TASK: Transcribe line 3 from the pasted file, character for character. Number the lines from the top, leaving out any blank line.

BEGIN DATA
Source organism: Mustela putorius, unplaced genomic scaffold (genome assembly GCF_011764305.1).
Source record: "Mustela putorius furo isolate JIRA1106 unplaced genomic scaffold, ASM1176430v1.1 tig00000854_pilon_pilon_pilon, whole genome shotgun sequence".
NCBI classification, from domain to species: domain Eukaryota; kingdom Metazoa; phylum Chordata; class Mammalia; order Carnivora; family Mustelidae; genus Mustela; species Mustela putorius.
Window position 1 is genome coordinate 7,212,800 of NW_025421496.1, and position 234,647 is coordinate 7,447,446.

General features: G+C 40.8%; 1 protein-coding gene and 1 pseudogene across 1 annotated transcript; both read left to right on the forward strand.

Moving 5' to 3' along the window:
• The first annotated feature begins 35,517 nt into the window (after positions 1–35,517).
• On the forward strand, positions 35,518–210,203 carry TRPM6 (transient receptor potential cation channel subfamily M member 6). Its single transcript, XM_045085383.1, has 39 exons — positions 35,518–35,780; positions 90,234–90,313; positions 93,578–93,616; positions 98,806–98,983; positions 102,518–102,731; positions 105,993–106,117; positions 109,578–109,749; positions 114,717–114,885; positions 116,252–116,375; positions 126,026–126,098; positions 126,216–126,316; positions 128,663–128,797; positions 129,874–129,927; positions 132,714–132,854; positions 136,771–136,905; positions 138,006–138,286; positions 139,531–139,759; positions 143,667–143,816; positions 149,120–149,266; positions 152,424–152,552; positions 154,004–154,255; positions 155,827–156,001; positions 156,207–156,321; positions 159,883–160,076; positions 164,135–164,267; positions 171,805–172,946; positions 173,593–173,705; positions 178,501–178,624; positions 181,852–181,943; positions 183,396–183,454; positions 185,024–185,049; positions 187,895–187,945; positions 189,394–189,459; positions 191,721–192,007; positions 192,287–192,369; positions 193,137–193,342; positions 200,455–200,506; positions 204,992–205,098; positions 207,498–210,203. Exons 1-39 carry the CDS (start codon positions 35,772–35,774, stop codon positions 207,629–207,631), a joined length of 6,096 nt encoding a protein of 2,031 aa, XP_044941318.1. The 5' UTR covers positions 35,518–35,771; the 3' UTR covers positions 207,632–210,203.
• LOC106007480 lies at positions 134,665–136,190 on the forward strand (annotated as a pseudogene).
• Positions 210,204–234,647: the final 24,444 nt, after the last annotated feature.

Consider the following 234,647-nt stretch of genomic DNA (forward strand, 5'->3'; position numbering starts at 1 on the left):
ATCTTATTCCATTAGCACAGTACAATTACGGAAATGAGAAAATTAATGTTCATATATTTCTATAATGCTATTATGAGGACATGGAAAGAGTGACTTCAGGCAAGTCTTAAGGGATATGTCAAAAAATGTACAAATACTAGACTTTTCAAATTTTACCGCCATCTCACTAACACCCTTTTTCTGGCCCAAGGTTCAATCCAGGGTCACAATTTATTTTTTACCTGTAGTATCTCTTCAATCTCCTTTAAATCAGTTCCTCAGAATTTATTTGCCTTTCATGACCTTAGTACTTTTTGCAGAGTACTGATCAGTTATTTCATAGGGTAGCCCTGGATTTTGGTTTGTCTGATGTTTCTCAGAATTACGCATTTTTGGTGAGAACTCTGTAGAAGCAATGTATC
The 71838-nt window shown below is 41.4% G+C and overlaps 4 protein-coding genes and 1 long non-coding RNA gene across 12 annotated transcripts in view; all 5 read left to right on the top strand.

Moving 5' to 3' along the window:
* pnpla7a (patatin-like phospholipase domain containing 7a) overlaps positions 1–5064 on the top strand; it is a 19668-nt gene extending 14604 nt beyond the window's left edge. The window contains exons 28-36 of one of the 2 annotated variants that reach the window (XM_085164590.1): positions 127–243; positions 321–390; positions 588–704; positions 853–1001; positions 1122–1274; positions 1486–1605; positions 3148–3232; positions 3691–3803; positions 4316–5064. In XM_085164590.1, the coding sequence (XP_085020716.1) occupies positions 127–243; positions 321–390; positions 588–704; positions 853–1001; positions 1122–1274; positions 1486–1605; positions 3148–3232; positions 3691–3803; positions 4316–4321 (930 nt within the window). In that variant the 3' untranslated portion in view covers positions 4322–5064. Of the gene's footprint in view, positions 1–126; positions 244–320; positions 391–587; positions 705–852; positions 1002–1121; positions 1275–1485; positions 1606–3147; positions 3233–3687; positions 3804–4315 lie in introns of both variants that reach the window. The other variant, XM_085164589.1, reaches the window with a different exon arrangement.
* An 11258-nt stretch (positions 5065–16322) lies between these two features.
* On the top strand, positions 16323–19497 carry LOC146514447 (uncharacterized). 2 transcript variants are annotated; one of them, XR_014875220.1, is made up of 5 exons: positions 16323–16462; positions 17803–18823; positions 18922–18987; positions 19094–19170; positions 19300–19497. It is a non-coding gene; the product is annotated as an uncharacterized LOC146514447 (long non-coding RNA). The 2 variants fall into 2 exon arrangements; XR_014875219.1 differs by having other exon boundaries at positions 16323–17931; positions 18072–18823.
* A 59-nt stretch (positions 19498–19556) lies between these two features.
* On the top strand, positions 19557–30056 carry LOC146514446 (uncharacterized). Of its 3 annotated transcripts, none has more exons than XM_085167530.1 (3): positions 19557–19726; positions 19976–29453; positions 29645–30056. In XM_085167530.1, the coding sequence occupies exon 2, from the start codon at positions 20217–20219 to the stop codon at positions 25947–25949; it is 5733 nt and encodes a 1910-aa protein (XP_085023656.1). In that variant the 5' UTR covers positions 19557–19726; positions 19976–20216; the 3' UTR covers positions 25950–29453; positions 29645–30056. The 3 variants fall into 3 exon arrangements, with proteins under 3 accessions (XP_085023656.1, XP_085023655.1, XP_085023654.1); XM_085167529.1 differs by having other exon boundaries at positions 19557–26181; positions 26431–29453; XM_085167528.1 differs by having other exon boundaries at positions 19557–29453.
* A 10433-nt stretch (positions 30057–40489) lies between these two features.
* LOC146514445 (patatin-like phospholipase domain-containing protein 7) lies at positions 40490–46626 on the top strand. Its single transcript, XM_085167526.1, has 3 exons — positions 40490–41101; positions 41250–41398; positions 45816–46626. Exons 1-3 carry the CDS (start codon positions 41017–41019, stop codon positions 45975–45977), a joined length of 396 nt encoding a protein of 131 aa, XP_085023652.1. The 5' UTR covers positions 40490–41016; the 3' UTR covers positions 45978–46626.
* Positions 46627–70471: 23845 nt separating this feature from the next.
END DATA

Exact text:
NCBI classification, from domain to species: domain Eukaryota; kingdom Metazoa; phylum Chordata; class Mammalia; order Carnivora; family Mustelidae; genus Mustela; species Mustela putorius.